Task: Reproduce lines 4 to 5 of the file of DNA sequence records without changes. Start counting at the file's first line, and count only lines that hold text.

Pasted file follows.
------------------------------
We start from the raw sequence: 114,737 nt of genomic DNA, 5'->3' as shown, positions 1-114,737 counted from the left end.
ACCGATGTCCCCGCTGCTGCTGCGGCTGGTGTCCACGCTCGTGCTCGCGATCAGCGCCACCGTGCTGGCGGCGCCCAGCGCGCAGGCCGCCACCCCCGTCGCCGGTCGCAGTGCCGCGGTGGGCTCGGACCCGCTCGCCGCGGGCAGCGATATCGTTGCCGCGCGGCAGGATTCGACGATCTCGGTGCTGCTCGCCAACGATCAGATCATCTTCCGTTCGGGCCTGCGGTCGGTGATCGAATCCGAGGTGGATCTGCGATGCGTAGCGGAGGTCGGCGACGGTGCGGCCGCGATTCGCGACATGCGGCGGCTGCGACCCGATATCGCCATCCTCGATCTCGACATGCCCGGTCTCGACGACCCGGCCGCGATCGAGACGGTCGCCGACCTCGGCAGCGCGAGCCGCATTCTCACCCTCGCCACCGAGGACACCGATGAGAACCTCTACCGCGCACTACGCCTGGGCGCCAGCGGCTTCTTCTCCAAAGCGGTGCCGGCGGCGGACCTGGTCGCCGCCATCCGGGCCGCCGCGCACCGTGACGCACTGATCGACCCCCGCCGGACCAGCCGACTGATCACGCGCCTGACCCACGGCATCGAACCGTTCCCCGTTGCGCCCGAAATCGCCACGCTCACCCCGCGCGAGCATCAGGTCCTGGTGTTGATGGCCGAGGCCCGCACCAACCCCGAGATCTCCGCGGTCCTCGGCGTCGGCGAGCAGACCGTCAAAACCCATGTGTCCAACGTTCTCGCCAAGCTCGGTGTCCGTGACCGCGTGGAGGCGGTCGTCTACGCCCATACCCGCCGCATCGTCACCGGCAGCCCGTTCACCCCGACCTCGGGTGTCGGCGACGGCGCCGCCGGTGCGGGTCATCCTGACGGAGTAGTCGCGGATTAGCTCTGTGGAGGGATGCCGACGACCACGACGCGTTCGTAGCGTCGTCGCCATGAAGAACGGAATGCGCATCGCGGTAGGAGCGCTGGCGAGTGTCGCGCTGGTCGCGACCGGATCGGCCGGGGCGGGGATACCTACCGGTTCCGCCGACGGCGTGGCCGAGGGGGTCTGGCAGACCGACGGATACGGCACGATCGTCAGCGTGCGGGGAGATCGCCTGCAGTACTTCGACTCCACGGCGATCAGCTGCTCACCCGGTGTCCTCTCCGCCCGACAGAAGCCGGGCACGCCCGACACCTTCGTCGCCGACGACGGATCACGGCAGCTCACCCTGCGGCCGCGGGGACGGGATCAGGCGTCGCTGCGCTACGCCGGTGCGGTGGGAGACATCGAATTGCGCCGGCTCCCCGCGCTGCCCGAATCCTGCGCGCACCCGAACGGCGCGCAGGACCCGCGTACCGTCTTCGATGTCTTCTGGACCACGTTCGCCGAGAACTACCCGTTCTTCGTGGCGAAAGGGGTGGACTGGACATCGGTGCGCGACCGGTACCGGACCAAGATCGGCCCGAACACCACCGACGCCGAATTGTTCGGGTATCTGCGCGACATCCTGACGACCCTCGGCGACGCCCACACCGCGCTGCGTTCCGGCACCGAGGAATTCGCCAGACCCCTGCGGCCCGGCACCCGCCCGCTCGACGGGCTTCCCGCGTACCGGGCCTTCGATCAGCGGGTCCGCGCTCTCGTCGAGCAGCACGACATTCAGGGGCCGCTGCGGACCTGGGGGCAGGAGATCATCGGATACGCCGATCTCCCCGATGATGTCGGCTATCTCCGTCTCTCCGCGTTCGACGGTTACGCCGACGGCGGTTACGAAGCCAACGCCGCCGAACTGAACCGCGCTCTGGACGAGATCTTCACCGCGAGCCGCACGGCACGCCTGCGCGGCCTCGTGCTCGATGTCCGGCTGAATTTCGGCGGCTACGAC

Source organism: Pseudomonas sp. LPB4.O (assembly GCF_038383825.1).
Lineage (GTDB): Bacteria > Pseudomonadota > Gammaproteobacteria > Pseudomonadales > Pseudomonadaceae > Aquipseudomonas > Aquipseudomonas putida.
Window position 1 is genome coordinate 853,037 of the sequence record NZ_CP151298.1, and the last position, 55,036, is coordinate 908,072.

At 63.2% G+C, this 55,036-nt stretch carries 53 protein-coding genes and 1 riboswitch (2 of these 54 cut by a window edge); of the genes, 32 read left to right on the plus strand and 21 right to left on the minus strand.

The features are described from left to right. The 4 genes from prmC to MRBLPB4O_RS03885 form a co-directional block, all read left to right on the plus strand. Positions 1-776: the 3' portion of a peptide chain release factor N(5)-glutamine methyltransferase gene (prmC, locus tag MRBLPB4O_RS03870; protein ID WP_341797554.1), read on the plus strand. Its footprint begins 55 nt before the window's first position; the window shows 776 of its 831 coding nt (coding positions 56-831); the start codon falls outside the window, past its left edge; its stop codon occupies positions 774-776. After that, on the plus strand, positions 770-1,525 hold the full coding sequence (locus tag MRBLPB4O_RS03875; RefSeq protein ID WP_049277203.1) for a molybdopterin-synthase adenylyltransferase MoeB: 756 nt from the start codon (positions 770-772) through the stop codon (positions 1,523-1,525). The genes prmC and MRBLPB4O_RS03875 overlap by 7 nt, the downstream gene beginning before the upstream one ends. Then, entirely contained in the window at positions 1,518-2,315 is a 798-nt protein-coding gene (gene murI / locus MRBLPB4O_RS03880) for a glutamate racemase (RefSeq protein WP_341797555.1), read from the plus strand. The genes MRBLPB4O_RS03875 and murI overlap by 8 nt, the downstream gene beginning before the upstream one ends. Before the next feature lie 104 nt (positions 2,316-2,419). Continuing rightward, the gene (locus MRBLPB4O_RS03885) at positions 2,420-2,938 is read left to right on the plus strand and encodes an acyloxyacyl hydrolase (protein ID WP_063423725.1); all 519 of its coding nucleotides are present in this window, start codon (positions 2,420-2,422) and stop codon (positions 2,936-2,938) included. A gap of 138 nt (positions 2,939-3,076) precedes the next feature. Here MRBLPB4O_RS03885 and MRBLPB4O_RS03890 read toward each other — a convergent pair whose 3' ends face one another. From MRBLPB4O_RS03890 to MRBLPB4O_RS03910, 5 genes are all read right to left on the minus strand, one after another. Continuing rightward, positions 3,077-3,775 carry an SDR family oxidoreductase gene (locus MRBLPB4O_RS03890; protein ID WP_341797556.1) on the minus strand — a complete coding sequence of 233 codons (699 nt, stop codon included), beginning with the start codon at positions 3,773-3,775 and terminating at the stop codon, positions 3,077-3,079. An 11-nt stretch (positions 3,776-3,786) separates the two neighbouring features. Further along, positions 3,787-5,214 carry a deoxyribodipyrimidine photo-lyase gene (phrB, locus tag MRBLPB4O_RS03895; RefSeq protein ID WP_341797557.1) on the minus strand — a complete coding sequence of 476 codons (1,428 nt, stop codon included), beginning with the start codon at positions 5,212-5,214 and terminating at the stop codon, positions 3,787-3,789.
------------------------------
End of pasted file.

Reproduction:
Lineage (GTDB): Bacteria > Pseudomonadota > Gammaproteobacteria > Pseudomonadales > Pseudomonadaceae > Aquipseudomonas > Aquipseudomonas putida.
Window position 1 is genome coordinate 853,037 of the sequence record NZ_CP151298.1, and the last position, 55,036, is coordinate 908,072.